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Technology boom puts China “a click away” from Chile

Photo by the Santiago Times. Sketched by the Pan Pacific Agency.

Pan Pacific Agency | COMMUICATION AGENCY FOR PACIFICA REGIONS

SANTIAGO, Jul 18, 2019, Xinhua. Though Chile and China are separated by the vast Pacific Ocean, they are now just a click away from each other, thanks to modern technology. Millaray Lezaeta, 28, is living proof that technological advances have brought the two countries closer together, reported the Xinhua.

Lezaeta is the local social media manager for China’s ride-hailing company DiDi Chuxing, which launched its operation in Chile in June. However, her exposure to Chinese society and goods doesn’t end there.

When she visits friends in the capital Santiago, she often rides one of the Chinese-made electric buses that form part of the city’s mass transit fleet.

At least once a month, she’s likely to make an online purchase through AliExpress, one of China’s popular e-commerce sites.

And she’s familiar with Chinese messaging apps, like WeChat, which lets users pay for purchases using their smartphones.

Her lifestyle and her daily encounter with products and services of Chinese origin reflect China’s growing presence in the South American country, and its “natural and quotidian” nature.

A journalist by training, Lezaeta said she didn’t hesitate to accept the “challenge” of working for a foreign company, since she was drawn to China’s technological development and work culture.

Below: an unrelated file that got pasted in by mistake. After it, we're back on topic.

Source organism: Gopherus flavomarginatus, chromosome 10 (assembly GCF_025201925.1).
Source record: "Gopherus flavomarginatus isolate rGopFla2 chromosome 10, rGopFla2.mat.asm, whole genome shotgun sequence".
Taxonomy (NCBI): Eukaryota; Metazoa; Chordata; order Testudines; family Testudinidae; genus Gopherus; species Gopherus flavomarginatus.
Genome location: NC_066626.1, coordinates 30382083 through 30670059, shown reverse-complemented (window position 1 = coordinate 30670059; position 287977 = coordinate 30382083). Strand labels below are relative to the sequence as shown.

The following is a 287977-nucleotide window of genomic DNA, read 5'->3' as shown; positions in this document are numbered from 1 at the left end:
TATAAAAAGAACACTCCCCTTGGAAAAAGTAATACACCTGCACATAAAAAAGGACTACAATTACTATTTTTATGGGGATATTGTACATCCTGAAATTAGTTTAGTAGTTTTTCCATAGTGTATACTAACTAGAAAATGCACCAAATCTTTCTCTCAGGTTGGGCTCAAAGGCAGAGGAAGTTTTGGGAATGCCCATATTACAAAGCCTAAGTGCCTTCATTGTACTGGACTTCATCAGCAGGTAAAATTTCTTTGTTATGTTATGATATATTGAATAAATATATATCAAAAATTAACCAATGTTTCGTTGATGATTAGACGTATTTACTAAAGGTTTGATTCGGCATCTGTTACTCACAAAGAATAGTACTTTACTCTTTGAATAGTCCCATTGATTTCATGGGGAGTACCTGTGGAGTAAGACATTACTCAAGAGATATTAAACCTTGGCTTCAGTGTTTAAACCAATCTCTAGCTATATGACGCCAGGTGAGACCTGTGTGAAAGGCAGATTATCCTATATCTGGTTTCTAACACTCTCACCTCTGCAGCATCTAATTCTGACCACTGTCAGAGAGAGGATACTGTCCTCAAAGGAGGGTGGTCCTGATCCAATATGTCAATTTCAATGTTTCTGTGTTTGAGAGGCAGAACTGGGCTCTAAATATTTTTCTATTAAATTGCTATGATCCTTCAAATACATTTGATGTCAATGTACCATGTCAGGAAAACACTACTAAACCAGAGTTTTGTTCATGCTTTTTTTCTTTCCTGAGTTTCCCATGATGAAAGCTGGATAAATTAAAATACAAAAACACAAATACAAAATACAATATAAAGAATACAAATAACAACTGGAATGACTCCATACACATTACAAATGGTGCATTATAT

“For Asian companies, the number one priority is to offer their clients perfect service and a good user experience,” said Lezaeta.

The “increasingly strong” presence of Chinese brands in South America, she believes, has enriched regional economies and societies.

What’s more, she said, China’s growing cooperation in Latin America has brought the “democratization” of technology and its benefits, through electric vehicles, and smartphones and other electronic appliances made by such Chinese brands as Xiaomi and Huawei.

The more than 200 electric buses incorporated this year into Santiago’s mass transit network have been a hit with commuters, like Lezaeta, who prefers them because they are “comfortable, heated, environmentally friendly and silent.”

In the past, Chileans viewed Chinese products with some skepticism, as they were unsure of the quality, she recalled.

However, that has changed in recent years as those same Chinese companies have shifted their focus on quantity to quality and began “selling good products,” she said.

Her frequent use of AliExpress is proof of consumers’ confidence in today’s Chinese goods, she noted.

“I love it. I have used it to buy Christmas gifts, decorative items for my home, clothes, sheet covers, bedspreads, everything you can imagine,” said Lezaeta.

Given her positive work experience at DiDi Chuxing, Lezaeta is looking forward to having an opportunity to visit China.

“I would love to travel to China … I imagine I would see the world of the future, because Latin American countries still have a long way to go. If I go to China, I would see how the world is going to be in a few years: very technological and very busy,” she said.

by Valentina Bastias Atias

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